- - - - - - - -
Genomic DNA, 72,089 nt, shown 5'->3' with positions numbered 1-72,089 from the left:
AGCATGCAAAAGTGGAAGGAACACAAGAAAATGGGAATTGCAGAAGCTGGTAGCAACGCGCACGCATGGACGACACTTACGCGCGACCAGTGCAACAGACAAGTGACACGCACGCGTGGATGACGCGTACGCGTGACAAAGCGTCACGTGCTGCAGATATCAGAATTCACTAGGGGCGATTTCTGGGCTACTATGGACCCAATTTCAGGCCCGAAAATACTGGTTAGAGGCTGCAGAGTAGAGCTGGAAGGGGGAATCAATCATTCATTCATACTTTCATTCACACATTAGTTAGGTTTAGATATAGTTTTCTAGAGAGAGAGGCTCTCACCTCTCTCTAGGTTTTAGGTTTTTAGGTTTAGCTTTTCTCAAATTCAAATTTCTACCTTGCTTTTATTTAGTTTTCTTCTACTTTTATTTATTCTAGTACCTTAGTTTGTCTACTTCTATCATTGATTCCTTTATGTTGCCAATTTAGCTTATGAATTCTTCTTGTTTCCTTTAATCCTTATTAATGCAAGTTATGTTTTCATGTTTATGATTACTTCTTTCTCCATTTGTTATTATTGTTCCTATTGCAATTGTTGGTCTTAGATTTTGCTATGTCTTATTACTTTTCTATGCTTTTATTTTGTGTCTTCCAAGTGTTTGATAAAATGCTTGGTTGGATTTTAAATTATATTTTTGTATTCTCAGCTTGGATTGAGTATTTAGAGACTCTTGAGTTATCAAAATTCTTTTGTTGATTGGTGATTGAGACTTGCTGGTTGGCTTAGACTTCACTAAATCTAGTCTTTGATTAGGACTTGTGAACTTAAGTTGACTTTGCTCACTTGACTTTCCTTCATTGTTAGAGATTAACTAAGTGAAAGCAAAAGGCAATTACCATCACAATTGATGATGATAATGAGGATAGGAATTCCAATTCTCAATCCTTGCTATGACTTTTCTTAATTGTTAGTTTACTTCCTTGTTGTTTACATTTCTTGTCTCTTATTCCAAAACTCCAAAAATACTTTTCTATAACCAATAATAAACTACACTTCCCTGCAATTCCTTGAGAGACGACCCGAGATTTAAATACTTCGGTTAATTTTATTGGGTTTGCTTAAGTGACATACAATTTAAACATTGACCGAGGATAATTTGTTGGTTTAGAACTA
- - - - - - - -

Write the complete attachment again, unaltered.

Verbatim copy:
Genomic DNA, 72,089 nt, shown 5'->3' with positions numbered 1-72,089 from the left:
AGCATGCAAAAGTGGAAGGAACACAAGAAAATGGGAATTGCAGAAGCTGGTAGCAACGCGCACGCATGGACGACACTTACGCGCGACCAGTGCAACAGACAAGTGACACGCACGCGTGGATGACGCGTACGCGTGACAAAGCGTCACGTGCTGCAGATATCAGAATTCACTAGGGGCGATTTCTGGGCTACTATGGACCCAATTTCAGGCCCGAAAATACTGGTTAGAGGCTGCAGAGTAGAGCTGGAAGGGGGAATCAATCATTCATTCATACTTTCATTCACACATTAGTTAGGTTTAGATATAGTTTTCTAGAGAGAGAGGCTCTCACCTCTCTCTAGGTTTTAGGTTTTTAGGTTTAGCTTTTCTCAAATTCAAATTTCTACCTTGCTTTTATTTAGTTTTCTTCTACTTTTATTTATTCTAGTACCTTAGTTTGTCTACTTCTATCATTGATTCCTTTATGTTGCCAATTTAGCTTATGAATTCTTCTTGTTTCCTTTAATCCTTATTAATGCAAGTTATGTTTTCATGTTTATGATTACTTCTTTCTCCATTTGTTATTATTGTTCCTATTGCAATTGTTGGTCTTAGATTTTGCTATGTCTTATTACTTTTCTATGCTTTTATTTTGTGTCTTCCAAGTGTTTGATAAAATGCTTGGTTGGATTTTAAATTATATTTTTGTATTCTCAGCTTGGATTGAGTATTTAGAGACTCTTGAGTTATCAAAATTCTTTTGTTGATTGGTGATTGAGACTTGCTGGTTGGCTTAGACTTCACTAAATCTAGTCTTTGATTAGGACTTGTGAACTTAAGTTGACTTTGCTCACTTGACTTTCCTTCATTGTTAGAGATTAACTAAGTGAAAGCAAAAGGCAATTACCATCACAATTGATGATGATAATGAGGATAGGAATTCCAATTCTCAATCCTTGCTATGACTTTTCTTAATTGTTAGTTTACTTCCTTGTTGTTTACATTTCTTGTCTCTTATTCCAAAACTCCAAAAATACTTTTCTATAACCAATAATAAACTACACTTCCCTGCAATTCCTTGAGAGACGACCCGAGATTTAAATACTTCGGTTAATTTTATTGGGTTTGCTTAAGTGACATACAATTTAAACATTGACCGAGGATAATTTGTTGGTTTAGAACTA